Improving mental health outcomes in children born with an orofacial cleft: Identifying children at most risk to target clinical provision

Lead Research Organisation: University of Bristol
Department Name: Faculty of Health Sciences


Children born with a cleft (gap) in the lip and/or palate face tough challenges throughout their lives. They undergo multiple operations and attend numerous clinical appointments, creating significant stress on children and their families. Many children experience facial disfigurement and difficulties making themselves understood, which can lead to teasing and low self-esteem. These children are particularly vulnerable to mental health issues, but it's currently unclear how many children are at risk and how to identify them. With the COVID-19 pandemic introducing additional difficulties with delaying surgeries and disrupting schooling, we urgently need to develop a better understanding of which children are likely to need additional psychological support. Therefore, this research project aims to shed light on the pathways linking clefts to mental health problems. We will capitalise on our existing access to large-scale population-wide and clinical cohort studies, including the Cleft Collective cohort study, which is the world's largest and most detailed longitudinal cohort study of children and families affected by cleft. In this established cohort, we will send additional questionnaires to collect more information as the children grow up and enter puberty, which is when mental health problems tend to emerge. Using these data, we will provide the first detailed description of mental health outcomes in children born with a cleft, and compare this to the same outcomes in children without a cleft. We will use state-of-the-art statistical approaches to study the contribution of genetic and environmental factors to shaping mental health in children born with a cleft. By linking to the National Pupil Database, we will explore educational factors likely to influence or be influenced by mental health, including school attendance and special educational needs. Children born with a cleft are likely to be particularly affected by the COVID-19 pandemic, as many of them experienced delays in surgeries and accessing care, and they may have particular difficulties communicating online while being home-schooled. We will use data from the Cleft Collective cohort study's COVID-19 questionnaire to study the impact of the pandemic on the mental health of these particularly vulnerable children. Finally, we will use our existing strong links to the NHS cleft teams and cleft charities to feed our findings directly into clinical and educational decision making and policy to enable clinicians and teachers to plan provision to improve mental health outcomes for these children.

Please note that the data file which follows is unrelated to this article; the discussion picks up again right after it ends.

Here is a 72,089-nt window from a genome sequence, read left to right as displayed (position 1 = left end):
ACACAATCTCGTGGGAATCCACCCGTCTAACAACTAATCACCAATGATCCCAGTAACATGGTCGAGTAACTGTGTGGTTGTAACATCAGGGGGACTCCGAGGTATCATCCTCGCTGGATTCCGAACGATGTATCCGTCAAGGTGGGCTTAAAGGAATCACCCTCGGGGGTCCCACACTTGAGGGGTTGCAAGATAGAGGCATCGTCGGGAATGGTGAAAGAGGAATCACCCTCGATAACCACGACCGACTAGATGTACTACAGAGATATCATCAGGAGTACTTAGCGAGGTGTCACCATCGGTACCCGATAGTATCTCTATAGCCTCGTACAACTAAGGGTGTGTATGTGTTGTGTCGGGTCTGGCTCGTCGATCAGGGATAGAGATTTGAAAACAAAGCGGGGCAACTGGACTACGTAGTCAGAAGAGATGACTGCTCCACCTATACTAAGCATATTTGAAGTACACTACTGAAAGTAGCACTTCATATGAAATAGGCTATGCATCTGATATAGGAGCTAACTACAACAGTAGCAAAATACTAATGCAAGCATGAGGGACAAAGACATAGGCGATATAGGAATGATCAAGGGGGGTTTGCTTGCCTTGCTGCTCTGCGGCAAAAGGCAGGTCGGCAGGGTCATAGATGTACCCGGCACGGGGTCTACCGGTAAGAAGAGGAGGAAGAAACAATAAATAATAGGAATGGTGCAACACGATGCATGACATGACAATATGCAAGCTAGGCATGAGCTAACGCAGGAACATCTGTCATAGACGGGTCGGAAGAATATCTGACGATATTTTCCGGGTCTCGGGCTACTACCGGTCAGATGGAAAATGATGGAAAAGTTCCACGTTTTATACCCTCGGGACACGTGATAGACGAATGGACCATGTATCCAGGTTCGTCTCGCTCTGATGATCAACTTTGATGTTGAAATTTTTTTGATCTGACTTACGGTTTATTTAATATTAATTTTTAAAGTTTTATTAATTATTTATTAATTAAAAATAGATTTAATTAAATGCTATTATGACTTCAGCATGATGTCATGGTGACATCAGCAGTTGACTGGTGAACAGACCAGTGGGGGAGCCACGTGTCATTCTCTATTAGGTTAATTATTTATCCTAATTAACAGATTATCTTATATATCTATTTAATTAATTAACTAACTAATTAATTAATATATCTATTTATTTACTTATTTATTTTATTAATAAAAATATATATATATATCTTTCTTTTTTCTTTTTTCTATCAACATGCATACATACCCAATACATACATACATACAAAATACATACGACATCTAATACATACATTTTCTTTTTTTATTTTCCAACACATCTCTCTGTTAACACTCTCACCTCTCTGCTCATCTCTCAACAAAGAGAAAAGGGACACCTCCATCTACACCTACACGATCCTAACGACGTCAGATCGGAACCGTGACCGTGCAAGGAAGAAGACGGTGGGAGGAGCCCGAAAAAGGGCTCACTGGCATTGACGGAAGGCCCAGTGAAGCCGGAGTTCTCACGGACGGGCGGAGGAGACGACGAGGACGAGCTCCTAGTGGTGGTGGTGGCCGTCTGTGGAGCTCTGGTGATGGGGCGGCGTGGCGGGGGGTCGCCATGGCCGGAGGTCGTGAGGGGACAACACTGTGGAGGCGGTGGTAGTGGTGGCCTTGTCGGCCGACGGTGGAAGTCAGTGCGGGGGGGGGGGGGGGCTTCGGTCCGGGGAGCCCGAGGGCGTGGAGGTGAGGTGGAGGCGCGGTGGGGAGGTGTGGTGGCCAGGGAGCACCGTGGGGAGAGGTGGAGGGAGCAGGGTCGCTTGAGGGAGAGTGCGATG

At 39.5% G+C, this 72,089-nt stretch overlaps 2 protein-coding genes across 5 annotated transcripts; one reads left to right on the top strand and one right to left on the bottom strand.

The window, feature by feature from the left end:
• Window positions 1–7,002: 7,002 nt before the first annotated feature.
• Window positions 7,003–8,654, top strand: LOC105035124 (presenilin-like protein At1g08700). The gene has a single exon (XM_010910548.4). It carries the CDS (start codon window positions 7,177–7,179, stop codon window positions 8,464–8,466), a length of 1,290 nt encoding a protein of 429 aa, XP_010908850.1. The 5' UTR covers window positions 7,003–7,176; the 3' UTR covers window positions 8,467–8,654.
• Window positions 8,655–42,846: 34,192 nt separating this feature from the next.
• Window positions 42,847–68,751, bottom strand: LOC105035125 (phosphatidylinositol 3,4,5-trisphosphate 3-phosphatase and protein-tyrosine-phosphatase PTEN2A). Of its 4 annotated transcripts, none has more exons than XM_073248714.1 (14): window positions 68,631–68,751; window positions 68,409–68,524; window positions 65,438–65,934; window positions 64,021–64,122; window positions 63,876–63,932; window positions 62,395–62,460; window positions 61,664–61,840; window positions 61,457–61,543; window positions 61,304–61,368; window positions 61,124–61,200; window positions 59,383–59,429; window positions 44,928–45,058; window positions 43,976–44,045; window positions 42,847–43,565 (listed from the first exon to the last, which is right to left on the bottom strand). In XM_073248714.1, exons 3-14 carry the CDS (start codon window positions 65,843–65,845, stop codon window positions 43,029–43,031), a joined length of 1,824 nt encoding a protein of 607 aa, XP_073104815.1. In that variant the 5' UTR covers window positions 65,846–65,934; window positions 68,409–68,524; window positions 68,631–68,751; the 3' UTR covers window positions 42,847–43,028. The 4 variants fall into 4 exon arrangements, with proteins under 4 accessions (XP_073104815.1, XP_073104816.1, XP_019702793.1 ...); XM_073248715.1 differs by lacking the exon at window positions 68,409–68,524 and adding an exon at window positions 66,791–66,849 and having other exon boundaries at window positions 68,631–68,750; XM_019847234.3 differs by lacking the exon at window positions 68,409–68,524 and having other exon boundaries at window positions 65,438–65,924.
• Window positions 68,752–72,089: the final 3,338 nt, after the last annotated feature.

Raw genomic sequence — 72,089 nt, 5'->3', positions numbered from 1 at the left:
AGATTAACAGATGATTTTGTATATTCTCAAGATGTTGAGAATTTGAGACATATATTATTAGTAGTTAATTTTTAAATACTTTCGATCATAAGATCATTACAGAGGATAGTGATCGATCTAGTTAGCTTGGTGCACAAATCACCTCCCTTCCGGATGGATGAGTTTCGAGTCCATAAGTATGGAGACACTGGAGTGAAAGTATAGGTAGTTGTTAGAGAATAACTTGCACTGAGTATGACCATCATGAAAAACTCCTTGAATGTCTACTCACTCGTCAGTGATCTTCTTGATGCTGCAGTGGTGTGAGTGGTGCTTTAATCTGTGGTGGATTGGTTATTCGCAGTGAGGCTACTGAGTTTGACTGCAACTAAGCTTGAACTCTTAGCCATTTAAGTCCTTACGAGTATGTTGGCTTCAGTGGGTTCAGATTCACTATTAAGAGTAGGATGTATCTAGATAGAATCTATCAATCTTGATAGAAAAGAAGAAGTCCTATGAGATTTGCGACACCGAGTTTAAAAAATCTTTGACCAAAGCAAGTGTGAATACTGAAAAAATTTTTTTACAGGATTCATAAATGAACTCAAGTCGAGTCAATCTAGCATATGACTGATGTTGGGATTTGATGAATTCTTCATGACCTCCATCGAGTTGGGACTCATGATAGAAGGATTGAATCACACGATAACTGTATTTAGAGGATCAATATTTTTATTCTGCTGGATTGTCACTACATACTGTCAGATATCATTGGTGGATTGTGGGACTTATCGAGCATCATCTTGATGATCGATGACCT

Technical Summary